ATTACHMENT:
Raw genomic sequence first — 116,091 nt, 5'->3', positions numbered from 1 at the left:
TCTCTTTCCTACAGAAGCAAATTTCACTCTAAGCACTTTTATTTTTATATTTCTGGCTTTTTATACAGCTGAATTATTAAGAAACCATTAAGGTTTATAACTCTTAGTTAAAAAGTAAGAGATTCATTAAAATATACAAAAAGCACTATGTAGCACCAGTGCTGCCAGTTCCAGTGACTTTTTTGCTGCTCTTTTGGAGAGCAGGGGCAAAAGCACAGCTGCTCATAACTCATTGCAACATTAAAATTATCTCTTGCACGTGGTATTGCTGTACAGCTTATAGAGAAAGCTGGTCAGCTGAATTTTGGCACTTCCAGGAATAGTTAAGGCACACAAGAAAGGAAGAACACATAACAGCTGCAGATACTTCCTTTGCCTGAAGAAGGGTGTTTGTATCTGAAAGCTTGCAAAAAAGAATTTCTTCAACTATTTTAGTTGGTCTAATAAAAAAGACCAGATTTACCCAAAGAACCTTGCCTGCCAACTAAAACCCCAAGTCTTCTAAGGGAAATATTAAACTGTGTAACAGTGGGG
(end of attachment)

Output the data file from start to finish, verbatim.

Raw genomic sequence first — 116,091 nt, 5'->3', positions numbered from 1 at the left:
TCTCTTTCCTACAGAAGCAAATTTCACTCTAAGCACTTTTATTTTTATATTTCTGGCTTTTTATACAGCTGAATTATTAAGAAACCATTAAGGTTTATAACTCTTAGTTAAAAAGTAAGAGATTCATTAAAATATACAAAAAGCACTATGTAGCACCAGTGCTGCCAGTTCCAGTGACTTTTTTGCTGCTCTTTTGGAGAGCAGGGGCAAAAGCACAGCTGCTCATAACTCATTGCAACATTAAAATTATCTCTTGCACGTGGTATTGCTGTACAGCTTATAGAGAAAGCTGGTCAGCTGAATTTTGGCACTTCCAGGAATAGTTAAGGCACACAAGAAAGGAAGAACACATAACAGCTGCAGATACTTCCTTTGCCTGAAGAAGGGTGTTTGTATCTGAAAGCTTGCAAAAAAGAATTTCTTCAACTATTTTAGTTGGTCTAATAAAAAAGACCAGATTTACCCAAAGAACCTTGCCTGCCAACTAAAACCCCAAGTCTTCTAAGGGAAATATTAAACTGTGTAACAGTGGGG